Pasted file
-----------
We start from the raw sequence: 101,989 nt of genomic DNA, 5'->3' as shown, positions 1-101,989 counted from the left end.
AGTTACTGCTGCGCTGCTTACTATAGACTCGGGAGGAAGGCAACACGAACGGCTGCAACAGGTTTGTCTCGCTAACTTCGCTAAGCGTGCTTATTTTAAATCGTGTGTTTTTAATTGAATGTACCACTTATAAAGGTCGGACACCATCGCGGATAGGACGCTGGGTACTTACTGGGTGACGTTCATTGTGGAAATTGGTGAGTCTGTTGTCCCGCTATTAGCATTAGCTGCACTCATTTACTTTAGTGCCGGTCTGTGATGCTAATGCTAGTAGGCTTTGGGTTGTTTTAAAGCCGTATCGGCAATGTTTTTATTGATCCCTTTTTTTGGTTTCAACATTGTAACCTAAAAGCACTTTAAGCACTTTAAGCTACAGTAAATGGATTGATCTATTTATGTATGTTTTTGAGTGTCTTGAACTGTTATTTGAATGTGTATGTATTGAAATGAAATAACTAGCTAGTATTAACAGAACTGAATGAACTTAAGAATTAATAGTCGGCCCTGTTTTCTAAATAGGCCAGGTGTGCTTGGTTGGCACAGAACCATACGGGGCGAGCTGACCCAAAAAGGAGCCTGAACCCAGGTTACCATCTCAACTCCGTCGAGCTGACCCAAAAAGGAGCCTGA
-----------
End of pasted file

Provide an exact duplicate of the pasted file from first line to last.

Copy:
We start from the raw sequence: 101,989 nt of genomic DNA, 5'->3' as shown, positions 1-101,989 counted from the left end.
AGTTACTGCTGCGCTGCTTACTATAGACTCGGGAGGAAGGCAACACGAACGGCTGCAACAGGTTTGTCTCGCTAACTTCGCTAAGCGTGCTTATTTTAAATCGTGTGTTTTTAATTGAATGTACCACTTATAAAGGTCGGACACCATCGCGGATAGGACGCTGGGTACTTACTGGGTGACGTTCATTGTGGAAATTGGTGAGTCTGTTGTCCCGCTATTAGCATTAGCTGCACTCATTTACTTTAGTGCCGGTCTGTGATGCTAATGCTAGTAGGCTTTGGGTTGTTTTAAAGCCGTATCGGCAATGTTTTTATTGATCCCTTTTTTTGGTTTCAACATTGTAACCTAAAAGCACTTTAAGCACTTTAAGCTACAGTAAATGGATTGATCTATTTATGTATGTTTTTGAGTGTCTTGAACTGTTATTTGAATGTGTATGTATTGAAATGAAATAACTAGCTAGTATTAACAGAACTGAATGAACTTAAGAATTAATAGTCGGCCCTGTTTTCTAAATAGGCCAGGTGTGCTTGGTTGGCACAGAACCATACGGGGCGAGCTGACCCAAAAAGGAGCCTGAACCCAGGTTACCATCTCAACTCCGTCGAGCTGACCCAAAAAGGAGCCTGA